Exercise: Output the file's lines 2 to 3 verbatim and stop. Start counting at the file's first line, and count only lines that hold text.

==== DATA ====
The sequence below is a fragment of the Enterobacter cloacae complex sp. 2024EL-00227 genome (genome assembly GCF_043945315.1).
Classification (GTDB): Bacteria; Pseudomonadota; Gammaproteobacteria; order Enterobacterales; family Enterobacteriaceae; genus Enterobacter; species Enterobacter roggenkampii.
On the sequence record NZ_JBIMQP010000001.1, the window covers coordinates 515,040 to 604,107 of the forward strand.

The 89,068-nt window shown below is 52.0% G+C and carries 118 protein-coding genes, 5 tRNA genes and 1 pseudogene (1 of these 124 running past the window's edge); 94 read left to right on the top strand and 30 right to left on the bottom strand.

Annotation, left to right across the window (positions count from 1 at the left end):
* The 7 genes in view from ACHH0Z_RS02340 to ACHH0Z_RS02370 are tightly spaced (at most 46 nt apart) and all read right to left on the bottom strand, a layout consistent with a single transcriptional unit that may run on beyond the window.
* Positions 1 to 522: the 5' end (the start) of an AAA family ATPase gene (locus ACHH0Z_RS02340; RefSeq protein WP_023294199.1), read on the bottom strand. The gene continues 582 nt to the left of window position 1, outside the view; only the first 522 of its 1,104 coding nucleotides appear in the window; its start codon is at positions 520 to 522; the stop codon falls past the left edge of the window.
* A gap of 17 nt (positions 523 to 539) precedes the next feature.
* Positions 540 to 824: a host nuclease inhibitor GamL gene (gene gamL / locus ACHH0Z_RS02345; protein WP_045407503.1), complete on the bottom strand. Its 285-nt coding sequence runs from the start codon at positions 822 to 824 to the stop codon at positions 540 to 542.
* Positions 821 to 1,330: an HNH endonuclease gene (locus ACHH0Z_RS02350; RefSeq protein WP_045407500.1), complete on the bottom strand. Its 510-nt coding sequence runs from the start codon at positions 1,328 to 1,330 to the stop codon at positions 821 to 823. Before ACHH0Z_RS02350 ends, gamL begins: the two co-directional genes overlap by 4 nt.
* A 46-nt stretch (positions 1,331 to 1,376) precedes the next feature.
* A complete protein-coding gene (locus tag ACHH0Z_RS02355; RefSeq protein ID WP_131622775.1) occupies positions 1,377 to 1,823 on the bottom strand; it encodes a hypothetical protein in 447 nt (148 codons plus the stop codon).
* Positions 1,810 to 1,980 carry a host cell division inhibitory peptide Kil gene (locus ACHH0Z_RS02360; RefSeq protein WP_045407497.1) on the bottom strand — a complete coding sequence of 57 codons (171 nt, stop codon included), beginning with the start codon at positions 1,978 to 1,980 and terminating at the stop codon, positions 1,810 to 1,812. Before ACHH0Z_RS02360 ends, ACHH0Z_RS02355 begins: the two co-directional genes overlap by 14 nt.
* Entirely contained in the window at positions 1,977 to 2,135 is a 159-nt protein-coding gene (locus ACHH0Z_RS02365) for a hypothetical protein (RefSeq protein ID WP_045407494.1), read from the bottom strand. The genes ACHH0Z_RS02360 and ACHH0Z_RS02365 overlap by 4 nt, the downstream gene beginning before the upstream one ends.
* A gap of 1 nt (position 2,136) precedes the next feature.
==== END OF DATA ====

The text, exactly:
Classification (GTDB): Bacteria; Pseudomonadota; Gammaproteobacteria; order Enterobacterales; family Enterobacteriaceae; genus Enterobacter; species Enterobacter roggenkampii.
On the sequence record NZ_JBIMQP010000001.1, the window covers coordinates 515,040 to 604,107 of the forward strand.